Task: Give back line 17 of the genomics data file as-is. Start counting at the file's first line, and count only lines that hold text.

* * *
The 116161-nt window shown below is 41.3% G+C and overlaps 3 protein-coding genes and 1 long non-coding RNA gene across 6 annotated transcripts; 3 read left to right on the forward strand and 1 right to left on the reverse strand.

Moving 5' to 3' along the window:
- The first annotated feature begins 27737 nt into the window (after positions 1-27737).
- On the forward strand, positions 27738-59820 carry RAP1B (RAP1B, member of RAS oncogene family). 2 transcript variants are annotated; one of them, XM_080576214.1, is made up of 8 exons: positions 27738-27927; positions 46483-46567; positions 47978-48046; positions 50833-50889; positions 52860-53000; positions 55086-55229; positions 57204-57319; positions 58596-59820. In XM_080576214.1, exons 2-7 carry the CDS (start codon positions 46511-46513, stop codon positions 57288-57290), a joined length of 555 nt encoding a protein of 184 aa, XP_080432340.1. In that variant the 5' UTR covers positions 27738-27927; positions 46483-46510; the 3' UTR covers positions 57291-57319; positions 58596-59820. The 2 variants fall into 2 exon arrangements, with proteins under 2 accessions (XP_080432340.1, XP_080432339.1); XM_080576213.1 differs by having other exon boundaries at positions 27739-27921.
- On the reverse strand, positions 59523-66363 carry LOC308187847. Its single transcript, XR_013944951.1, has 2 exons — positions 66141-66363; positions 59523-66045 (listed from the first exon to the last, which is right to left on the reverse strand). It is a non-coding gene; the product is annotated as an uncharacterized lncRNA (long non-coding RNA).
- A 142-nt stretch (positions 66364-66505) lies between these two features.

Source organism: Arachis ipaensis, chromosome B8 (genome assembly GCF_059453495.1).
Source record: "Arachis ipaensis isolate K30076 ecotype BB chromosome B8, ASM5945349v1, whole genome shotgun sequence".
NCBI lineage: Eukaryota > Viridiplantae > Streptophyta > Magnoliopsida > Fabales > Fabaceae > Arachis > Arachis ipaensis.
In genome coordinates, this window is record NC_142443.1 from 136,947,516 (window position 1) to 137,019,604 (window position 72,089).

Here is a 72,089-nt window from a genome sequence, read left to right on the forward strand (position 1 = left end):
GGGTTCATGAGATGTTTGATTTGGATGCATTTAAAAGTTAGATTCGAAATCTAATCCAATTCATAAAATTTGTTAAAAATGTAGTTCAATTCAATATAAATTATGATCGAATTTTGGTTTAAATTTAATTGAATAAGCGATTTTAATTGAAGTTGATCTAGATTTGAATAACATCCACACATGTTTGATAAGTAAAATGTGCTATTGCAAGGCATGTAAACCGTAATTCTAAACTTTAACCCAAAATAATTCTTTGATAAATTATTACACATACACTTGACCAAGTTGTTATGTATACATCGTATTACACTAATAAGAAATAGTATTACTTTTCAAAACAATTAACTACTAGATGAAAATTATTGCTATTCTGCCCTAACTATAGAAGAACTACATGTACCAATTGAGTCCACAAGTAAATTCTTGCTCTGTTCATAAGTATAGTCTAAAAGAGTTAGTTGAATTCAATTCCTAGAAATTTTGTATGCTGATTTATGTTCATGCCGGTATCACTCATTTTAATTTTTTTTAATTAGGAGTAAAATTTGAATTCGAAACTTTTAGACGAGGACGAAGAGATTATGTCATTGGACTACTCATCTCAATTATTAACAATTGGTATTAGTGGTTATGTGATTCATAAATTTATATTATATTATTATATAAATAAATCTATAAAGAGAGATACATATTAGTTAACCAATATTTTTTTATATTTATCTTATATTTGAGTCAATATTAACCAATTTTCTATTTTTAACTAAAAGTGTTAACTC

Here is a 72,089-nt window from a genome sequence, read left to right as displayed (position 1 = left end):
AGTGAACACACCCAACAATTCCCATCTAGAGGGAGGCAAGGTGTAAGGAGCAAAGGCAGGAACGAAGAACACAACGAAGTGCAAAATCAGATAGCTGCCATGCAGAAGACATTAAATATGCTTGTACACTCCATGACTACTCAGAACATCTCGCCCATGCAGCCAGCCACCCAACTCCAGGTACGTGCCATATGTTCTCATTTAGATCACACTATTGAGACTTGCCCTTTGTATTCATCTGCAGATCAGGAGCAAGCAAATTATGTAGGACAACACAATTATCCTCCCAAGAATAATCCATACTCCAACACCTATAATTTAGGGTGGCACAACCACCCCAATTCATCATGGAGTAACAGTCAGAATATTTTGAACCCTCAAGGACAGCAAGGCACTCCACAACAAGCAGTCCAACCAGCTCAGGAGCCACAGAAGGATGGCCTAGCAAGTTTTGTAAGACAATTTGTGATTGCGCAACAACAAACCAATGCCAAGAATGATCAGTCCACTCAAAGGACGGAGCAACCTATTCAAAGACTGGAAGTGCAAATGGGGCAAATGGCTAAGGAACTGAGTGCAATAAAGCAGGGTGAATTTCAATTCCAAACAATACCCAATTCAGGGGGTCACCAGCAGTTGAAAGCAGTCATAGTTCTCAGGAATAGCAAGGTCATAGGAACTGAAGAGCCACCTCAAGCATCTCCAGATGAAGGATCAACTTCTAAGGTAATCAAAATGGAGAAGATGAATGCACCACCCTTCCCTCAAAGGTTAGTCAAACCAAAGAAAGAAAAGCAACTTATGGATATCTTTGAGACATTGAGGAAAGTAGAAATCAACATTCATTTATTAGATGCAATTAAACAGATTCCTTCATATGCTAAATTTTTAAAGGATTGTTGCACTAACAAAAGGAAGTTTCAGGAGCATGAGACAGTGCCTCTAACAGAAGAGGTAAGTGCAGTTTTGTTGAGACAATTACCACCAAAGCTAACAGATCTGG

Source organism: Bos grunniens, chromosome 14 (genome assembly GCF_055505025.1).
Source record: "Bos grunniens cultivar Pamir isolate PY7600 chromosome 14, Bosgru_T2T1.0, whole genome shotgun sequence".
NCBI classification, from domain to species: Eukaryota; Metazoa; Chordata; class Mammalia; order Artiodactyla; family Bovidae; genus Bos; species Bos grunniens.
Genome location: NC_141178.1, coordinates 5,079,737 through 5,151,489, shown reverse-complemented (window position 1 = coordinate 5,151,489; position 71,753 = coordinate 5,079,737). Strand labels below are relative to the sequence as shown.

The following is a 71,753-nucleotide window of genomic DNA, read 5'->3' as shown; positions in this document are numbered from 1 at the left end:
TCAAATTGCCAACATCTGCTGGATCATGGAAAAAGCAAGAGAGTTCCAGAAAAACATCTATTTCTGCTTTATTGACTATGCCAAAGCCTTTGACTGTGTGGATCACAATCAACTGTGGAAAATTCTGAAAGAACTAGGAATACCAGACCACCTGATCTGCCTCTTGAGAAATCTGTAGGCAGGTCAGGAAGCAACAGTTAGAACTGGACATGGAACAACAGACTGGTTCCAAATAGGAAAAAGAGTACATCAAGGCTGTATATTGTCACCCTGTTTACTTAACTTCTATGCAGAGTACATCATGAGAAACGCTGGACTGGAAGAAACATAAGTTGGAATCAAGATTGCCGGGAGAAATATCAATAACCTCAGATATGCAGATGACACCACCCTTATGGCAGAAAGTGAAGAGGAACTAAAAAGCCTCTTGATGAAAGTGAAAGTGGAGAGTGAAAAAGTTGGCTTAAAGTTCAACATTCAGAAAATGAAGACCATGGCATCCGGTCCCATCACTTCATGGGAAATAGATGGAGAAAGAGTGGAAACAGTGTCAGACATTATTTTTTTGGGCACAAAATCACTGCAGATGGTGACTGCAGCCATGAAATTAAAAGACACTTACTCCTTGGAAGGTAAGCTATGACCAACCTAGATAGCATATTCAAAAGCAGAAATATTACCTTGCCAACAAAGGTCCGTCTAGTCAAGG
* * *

NCBI classification, from domain to species: Eukaryota; Metazoa; Chordata; class Mammalia; order Artiodactyla; family Bovidae; genus Bos; species Bos grunniens.